Former President George H.W. Bush is among 15 people selected to be awarded the presidential Medal of Freedom, the White House announced Wednesday night.
The Medal of Freedom, America’s highest civilian honor, is awarded for “an especially meritorious contribution to the security or national interests of the United States, world peace, cultural or other significant public or private endeavors.”
A White House announcement specifically lauded Bush’s work with former President Bill Clinton on charitable initiatives.
The move was widely expected to be seen as a bipartisan gesture from Obama to Republicans on Capitol Hill, fresh off a round of mid-term elections that ended Democrats’ House majority but left them in control of the US Senate.
The announcement was made a day after former President George W. Bush respectfully declined to criticize President Obama, during a press conference in Dallas at the future site of the Bush library.
Others named by the Obama administration include German Chancellor Angela Merkel, billionaire philanthropist Warren Buffett, civil rights leader and Congressman John Lewis, cellist Yo-Yo Ma, poet and author Maya Angelou, holocaust survivor Gerda Weissmann Klein, former AFL-CIO leader John Sweeney and more.
“These outstanding honorees come from a broad range of backgrounds and they’ve excelled in a broad range of fields, but all of them have lived extraordinary lives that have inspired us, enriched our culture, and made our country and our world a better place,” Obama said in a published statement.
Former President Bush, a World War II veteran, also served as vice president to President Ronald Reagan and as director of the CIA.
Last year’s Medal of Freedom recipients included deceased Sen. Edward Kennedy, former Supreme Court Justice Sandra Day O’Connor, deceased Republican Rep. Jack Kemp, deceased gay rights activist Harvey Milk and 12 others.
‘It’s voter discouragement’: Jake Tapper says Trump efforts to curb Dem votes doesn’t count as ‘suppression’
CNN host Jake Tapper on Sunday disagreed with the notion that President Donald Trump and Russians tried to "suppress" Democratic votes by engaging in what he called large-scale voter "discouragement."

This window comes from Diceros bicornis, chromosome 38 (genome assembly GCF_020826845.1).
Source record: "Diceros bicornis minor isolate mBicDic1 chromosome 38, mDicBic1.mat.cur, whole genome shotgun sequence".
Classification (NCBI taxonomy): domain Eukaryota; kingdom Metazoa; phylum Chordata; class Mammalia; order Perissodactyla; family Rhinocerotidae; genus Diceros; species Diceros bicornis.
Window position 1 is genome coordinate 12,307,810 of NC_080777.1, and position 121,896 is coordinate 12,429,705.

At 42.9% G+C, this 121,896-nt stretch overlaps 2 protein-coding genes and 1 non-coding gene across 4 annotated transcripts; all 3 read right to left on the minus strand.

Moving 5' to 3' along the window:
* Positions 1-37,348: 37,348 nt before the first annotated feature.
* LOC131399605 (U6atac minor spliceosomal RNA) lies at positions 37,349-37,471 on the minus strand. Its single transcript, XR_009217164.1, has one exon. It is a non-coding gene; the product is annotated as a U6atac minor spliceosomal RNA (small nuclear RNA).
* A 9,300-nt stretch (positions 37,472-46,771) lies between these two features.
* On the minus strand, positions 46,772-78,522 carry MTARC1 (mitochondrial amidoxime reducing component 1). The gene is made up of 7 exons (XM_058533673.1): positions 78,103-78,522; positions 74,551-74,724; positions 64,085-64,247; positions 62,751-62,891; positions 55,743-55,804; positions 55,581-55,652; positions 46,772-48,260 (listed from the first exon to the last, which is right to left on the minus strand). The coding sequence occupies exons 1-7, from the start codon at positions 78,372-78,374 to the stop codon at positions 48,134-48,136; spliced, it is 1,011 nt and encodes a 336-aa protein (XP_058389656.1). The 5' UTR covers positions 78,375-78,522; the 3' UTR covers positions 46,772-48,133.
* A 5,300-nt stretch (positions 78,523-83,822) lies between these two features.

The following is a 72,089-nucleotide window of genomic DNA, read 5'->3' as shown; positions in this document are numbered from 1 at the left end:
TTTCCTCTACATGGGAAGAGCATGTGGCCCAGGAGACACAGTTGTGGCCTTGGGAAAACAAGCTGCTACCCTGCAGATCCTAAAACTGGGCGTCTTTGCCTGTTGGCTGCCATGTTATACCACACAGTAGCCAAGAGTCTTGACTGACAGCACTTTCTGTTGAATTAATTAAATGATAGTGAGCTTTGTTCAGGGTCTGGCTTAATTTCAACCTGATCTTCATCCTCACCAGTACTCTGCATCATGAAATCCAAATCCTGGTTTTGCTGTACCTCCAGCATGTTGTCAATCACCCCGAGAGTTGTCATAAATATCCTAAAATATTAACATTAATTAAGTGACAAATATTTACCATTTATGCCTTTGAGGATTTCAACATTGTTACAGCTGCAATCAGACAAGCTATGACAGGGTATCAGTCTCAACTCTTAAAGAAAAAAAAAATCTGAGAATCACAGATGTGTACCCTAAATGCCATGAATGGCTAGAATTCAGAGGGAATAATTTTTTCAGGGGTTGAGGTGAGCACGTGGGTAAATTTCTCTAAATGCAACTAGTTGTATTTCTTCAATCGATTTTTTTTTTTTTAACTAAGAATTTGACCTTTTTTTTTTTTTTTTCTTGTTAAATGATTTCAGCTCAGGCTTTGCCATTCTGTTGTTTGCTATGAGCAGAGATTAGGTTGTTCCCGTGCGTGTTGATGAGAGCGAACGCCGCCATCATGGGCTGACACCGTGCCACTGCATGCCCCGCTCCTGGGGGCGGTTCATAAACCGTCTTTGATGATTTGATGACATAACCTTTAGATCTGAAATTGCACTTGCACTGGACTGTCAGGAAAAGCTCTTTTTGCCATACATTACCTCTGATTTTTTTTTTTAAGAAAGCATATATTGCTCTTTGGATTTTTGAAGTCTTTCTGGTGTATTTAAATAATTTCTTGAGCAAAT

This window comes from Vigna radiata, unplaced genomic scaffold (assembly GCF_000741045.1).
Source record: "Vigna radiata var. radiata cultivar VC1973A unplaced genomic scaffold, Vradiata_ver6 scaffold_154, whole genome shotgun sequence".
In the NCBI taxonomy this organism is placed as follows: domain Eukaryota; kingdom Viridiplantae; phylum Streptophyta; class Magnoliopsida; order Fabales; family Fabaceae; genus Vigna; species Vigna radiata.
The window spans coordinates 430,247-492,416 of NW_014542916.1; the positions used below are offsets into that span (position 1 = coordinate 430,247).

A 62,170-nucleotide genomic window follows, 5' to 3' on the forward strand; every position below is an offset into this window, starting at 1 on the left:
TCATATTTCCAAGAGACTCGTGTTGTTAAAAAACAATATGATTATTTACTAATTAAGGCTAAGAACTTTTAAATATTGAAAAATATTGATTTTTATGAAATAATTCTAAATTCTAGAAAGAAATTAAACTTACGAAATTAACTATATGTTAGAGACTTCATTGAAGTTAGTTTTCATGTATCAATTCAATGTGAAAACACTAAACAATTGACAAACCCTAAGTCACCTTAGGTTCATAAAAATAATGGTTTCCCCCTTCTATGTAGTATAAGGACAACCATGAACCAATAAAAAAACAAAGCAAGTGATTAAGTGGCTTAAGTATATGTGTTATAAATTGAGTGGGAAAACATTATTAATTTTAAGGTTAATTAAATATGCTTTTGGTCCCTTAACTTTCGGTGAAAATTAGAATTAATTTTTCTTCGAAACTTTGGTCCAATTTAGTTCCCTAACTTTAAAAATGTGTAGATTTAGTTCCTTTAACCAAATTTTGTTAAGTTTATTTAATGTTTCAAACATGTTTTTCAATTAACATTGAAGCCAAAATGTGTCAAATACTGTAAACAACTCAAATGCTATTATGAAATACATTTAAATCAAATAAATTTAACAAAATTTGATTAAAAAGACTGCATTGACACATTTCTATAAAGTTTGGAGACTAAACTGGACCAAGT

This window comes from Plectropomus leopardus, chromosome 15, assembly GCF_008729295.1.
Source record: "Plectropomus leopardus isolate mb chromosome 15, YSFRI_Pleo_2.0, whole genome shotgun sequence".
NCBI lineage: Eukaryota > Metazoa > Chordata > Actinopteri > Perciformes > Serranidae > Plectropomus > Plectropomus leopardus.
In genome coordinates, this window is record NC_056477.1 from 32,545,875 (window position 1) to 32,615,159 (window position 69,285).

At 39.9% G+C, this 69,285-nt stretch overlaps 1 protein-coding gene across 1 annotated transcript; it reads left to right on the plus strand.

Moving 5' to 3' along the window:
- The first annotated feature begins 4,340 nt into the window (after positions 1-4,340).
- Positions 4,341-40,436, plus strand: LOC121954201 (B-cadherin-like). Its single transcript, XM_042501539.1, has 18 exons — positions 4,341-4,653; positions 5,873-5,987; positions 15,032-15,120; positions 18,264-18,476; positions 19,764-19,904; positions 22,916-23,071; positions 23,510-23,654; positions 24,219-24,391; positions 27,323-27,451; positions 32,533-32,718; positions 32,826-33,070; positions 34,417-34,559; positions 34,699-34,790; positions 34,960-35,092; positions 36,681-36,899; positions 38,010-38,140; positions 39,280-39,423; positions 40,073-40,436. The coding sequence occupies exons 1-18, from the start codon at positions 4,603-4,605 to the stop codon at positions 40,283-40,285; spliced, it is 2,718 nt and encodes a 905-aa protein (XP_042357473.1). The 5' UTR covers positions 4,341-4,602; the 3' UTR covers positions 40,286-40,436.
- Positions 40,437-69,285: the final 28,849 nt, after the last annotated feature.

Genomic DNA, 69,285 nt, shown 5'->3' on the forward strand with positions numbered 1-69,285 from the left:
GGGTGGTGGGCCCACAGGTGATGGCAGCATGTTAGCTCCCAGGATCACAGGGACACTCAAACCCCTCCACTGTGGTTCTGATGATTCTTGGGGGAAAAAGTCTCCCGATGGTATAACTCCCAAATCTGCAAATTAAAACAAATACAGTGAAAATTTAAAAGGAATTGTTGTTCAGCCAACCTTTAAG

During a panel discussion on CNN, Democratic analyst Jennifer Granholm slammed Trump's campaign for "voter suppression."
"The thing that concerns me about the launch, Jake, of this new — of his re-election [campaign], he has already raised $100 million," Granholm said of Trump. "His campaign manager, Brad Parscale, who ran the digital campaign last time around, said that this time this campaign is going to be bigger, better and badder."
Can at least half the 2020 Democrats please quit right now?
OK, Democrats — you’ve had your fun. You grew up being told that everybody could run for president, and then everybody did. Except that this mad anthill scramble of presidential candidates, which resembles a bunch of kindergarteners descending on not enough cookies, really hasn’t been fun so far. All you’ve managed to do is put the fear of God — or the fear of the other guy, more like — into the voters, provoking widespread PTSD flashbacks to November 2016.
This article first appeared in Salon.
Conservative columnist Max Boot: ‘It’s reality that’s pushing for impeachment’
Max Boot, a conservative columnist for The Washington Post, argued on Sunday that "reality" is "pushing for impeachment."
On CNN's Reliable Sources program, host Brian Stelter asked if it is the media's fault that the possible impeachment of President Donald Trump has become a topic of discussion.
"Journalist are doing their jobs and reporting the facts," national security analyst Samantha Vinograd insisted. "I don’t think that putting the press in one basket is helpful. Trump does that, but we shouldn’t do that."
Boot said that attacking the media over impeachment amounts to "blaming the messenger."